It was then pointed out to me that they had, in fact, sent me the patch, that it was in a ticket, and that I had marked it resolved.

So, hey, Debian guys who might be reading this and whom I didn't already apologize to: I'm sorry. What was I thinking? Well, clearly I wasn't.

After giving people a hard time about giving people a hard time, I should really know better. I will endeavor to be better about sticking to my own rule: don't be snarky.

Sunday November 16, 2008
12:34 AM

i have an xbox 360 now

I noticed, recently, that I had enough Amex rewards points to get an Xbox 360. I thought about it for a while and then decided to go for it. As is my habit when ordering something, I obsessively checked the status of my order every few hours, and it kept sitting at "submitted." I figured it could take quite a while, since I was buying with points.

Today, though, the Xbox showed up via FedEx around two o'clock. I had it set up before I left for my evening out, but it wasn't online. It turns out that the Xbox 360 doesn't have a built-in wifi connection. You can buy a USB wifi adapter for it, but the only one that seems to still be made that works is Microsoft's, and they want $100 for it. That is completely insane. I bought a USB adapter for my TiVo and it cost $20.

I decided to use my old Airport Extreme as an extension for my Time Capsule's network, but this ended up being a big headache. I had to use WDS, because my Airport predates the simpler "extend wireless network" option. Then I struggled with making WDS work, until I finally found that I had to set both devices to use the same channel. I thought this would be a bad idea, as there would be some kind of conflict. Goes to show what I know, I guess.

I got my Xbox Live account ported over from my old Xbox days, hooked up my Xbox Live account to my Live Messenger account, played the first level of LEGO Indiana Jones (meh) and that's that. I'll probably try renting or borrowing some games over the next few weeks. Given that the thing cost me nothing, I'm in no hurry to recoup the expense.

Friday November 14, 2008
11:19 PM

publishing parts of my tiddlywiki

Some time ago I wrote that I had moved my D&D wiki to TiddlyWiki. This has worked pretty well, although I've mostly given up storing YAML in my TiddlyWiki -- mostly because I didn't end up using the tools that used it all that much. Maybe next time.

Anyway, I'm getting close to starting my next game, and I've been doing much more work on the wiki for that one, and I have been annoyed at all the copying and pasting I've been doing. I want to give some of the content to the players but keep most of it private.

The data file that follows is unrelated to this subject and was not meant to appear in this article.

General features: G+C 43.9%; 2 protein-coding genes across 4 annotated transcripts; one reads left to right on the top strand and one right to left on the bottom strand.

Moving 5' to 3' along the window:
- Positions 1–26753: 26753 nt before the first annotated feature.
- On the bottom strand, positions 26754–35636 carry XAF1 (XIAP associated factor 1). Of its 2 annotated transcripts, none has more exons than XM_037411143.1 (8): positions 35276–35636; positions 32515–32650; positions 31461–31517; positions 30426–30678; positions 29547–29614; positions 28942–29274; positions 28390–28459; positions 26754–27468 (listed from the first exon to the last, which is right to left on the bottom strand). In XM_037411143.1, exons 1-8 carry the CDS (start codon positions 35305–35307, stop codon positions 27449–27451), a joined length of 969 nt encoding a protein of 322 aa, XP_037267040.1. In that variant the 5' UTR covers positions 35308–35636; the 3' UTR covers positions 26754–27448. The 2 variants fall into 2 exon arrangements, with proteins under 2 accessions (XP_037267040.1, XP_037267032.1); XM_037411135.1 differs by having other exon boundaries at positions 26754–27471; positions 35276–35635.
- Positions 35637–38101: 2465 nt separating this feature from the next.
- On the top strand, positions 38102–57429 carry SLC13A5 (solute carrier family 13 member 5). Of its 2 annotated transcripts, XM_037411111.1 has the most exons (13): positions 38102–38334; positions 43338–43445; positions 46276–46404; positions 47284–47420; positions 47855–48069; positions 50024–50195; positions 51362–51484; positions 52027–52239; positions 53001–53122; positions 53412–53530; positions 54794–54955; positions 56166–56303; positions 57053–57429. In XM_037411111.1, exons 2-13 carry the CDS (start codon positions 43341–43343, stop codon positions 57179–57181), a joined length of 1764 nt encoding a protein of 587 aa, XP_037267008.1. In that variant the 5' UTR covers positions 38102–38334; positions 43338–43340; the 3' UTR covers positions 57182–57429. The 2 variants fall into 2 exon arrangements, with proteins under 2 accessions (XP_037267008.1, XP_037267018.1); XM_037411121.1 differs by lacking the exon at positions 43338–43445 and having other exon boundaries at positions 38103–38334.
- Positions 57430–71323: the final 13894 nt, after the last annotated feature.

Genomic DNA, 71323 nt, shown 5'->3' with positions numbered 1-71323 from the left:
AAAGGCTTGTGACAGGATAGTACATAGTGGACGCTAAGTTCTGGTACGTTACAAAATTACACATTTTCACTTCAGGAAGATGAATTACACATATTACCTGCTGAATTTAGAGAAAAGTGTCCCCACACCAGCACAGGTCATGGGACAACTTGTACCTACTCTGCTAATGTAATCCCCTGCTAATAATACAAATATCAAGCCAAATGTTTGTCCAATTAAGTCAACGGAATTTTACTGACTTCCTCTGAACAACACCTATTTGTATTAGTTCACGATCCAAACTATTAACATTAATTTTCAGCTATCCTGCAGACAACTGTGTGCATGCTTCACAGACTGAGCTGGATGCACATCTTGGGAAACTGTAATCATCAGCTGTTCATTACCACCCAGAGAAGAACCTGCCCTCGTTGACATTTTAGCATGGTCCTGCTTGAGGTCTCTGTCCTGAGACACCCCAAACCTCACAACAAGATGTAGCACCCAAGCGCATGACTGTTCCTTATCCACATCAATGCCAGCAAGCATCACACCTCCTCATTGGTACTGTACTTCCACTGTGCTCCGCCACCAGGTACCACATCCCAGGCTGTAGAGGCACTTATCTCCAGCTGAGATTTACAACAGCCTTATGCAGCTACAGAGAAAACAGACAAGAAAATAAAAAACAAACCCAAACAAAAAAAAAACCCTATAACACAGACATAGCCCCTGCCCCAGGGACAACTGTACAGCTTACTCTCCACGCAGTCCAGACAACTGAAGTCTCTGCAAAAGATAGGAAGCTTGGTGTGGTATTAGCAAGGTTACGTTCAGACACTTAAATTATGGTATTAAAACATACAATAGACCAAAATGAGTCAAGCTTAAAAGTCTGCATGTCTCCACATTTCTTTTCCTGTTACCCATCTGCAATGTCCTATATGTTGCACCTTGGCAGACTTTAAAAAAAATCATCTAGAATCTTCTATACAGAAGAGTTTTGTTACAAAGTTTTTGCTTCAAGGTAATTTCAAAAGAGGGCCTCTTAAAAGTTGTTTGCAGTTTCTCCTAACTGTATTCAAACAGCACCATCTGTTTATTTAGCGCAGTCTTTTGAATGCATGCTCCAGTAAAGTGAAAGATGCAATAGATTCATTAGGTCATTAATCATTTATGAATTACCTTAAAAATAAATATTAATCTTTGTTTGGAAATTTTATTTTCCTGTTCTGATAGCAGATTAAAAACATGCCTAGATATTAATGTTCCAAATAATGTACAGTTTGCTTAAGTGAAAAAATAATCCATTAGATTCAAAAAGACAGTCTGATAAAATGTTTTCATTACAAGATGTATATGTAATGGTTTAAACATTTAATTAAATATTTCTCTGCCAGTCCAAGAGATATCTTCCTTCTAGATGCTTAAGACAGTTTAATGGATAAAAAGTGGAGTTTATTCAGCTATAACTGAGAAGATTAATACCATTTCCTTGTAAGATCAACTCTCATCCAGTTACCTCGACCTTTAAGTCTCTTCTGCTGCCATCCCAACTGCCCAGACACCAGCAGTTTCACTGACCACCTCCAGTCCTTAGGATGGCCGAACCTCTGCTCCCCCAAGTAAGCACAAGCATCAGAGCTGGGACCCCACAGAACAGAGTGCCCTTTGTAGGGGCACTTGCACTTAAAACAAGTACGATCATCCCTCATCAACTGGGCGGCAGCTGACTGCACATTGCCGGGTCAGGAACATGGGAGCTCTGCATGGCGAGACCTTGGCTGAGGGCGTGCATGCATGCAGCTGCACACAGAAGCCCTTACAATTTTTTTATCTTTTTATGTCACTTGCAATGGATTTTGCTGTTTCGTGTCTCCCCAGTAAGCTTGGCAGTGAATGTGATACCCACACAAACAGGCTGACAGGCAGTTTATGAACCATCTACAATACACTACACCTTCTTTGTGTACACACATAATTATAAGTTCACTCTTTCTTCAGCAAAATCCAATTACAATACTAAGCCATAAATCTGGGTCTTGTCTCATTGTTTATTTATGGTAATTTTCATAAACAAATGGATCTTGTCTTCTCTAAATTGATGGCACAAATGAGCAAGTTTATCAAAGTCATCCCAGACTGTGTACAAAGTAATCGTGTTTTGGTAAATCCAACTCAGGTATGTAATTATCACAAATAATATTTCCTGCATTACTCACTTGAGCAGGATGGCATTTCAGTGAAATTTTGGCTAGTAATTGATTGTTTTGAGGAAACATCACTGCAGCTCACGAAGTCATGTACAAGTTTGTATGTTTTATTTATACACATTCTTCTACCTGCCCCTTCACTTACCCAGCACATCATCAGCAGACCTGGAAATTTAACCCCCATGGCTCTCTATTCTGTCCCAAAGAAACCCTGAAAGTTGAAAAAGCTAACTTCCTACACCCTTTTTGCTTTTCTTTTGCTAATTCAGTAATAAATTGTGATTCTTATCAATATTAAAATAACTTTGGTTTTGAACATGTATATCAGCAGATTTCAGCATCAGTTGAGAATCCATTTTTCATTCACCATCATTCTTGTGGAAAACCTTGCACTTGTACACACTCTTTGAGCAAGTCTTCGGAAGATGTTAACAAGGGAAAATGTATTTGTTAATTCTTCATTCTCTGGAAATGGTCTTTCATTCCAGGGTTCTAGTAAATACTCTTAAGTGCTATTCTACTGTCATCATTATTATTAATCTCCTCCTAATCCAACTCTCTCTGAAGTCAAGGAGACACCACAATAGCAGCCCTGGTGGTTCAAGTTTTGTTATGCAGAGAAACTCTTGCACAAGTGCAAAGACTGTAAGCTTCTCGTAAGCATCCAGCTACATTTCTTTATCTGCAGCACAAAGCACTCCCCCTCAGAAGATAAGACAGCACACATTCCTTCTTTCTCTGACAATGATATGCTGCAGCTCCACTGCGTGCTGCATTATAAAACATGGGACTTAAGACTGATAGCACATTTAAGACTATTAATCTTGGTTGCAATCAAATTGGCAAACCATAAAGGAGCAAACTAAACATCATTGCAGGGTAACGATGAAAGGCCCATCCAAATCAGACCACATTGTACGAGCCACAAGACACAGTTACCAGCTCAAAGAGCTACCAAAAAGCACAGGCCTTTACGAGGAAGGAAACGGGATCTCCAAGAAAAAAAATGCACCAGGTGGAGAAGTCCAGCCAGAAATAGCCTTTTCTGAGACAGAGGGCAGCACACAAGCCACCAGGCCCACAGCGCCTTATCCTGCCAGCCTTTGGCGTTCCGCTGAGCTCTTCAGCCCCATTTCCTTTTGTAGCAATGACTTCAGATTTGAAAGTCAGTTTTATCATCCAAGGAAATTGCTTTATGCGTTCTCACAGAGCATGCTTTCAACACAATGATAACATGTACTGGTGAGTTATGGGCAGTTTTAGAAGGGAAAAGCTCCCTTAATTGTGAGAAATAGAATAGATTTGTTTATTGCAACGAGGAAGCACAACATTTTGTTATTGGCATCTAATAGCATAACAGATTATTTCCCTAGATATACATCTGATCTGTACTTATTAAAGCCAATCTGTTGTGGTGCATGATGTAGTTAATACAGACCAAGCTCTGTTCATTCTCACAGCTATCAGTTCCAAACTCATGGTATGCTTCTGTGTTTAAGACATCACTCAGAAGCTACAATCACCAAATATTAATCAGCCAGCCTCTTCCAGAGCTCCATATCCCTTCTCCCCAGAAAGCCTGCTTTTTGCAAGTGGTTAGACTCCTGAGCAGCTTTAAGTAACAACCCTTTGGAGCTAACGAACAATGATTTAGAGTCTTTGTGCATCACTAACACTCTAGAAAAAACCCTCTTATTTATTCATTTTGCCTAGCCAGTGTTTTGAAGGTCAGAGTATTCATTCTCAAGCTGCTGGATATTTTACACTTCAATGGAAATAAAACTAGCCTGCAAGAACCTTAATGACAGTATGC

I looked at using two TiddlyWikis, but of course I'd want a single one to edit. I thought maybe I could have the second be for the players, and I'd sync it from mine. It was going to be a pain, though, to edit the list of synced pages. I really wanted to say, "sync everything tagged Public."

Then I realized that I didn't want this, either. I want to be able to put secret data on my wiki pages, and to easily give the page to my players -- sans the internal notes.

My solution is an ugly hack that I think will work just fine. I've set up a shared folder on Dropbox where my players will save their notes, maps, and so on. I made a folder in that share where I'll put articles about house rules, mechanics, and so on. It's all stuff from my wiki, published with a script that iterates over my TiddlyWiki finding and reformatting pages with the Public tag. It strips out private notes, replaces transclusion with cross reference, and does some other stuff.

I thought I'd be able to publish HTML using some CPAN module, but the only TiddlyWiki formatter on the CPAN seems to be vaporware. In the end, I decoded that wiki markup is easy enough for the players to read. I think this will work really well.

Here is the hacky script I'm using:

use strict;
use warnings;
use 5.010;
use HTML::TreeBuilder;
use Text::Autoformat;
use Text::Balanced qw(gen_extract_tagged);

my $extractor = gen_extract_tagged(map quotemeta, qw( [[ ]] ));

my $tree = HTML::TreeBuilder->new->parse_file($ARGV[0]);

my @tiddlers = grep { ($_->attr('tags') || '') =~ /\bPublic\b/ }
               $tree->look_down(_tag => 'div');

sub eq_pad {
  my ($str) = @_;
  my $total = 73 - length $str;
  return "$str " . ('=' x $total);
}

sub filename {
  my ($title) = @_;
  $title =~ s/\W+/-/g;
  return lc "$title.txt";
}

for my $tiddler (@tiddlers) {
  my $title = $tiddler->attr('title');
  my $fn = filename($title);
  open my $fh, '>', $fn or die "can't open $fn to write: $!";

  my $tag_str = $tiddler->attr('tags') || '';
  my @tags;
  while (length $tag_str) {
    my $tag;
    ($tag, $tag_str) = $extractor->($tag_str);
    if ($tag) {
      push @tags, $tag;
      next;
    } else {
      push @tags, split /\s+/, $tag_str;
      last;
    }
  }

  my $mod_date = $tiddler->attr('modified') || '';
  my (@date) = $mod_date =~ /^(\d{4})(\d{2})(\d{2})(\d{2})(\d{2})$/;

  say $fh 'Title   : ', $title;
  say $fh 'Tags    : ', join ', ', sort @tags;
  say $fh join ' ', 'Modified:',
    ($mod_date ? (join('-', @date[0,1,2]), join(':', @date[3,4])) : '??'),
    'by', $tiddler->attr('modifier') || '?';
  say $fh '';

  my $text = $tiddler->as_text;
  $text =~ s{<part \w+>\n}{}g;
  $text =~ s{</part>\n?}{}g;

  $text =~ s/^!!(.+)$/"\n\n== " . eq_pad($1) . "\n"/meg;

  my @chunks = split /\n{2,}/, $text;
  my @xref;

  for my $chunk (@chunks) {
    last if $chunk =~ /^----/;
    next if $chunk =~ /@@/;

    $chunk =~ s/\[\[([^\]|]+)(?:\|[^\]]+)?\]\]/$1/g;
    if ($chunk =~ /<<tiddler Template:Summary with: ([\s\w]+)>>/) {
      push @xref, $1;
      next;
    }

    if ($chunk =~ /^== /) {
      $chunk .= "\n\n";
    } else {
      $chunk = autoformat $chunk
    }
    print $fh $chunk;
  }

  say $fh "SEE ALSO: $_" for @xref;
}

Tuesday November 11, 2008
09:33 PM

astounding optimization! thanks nytprof!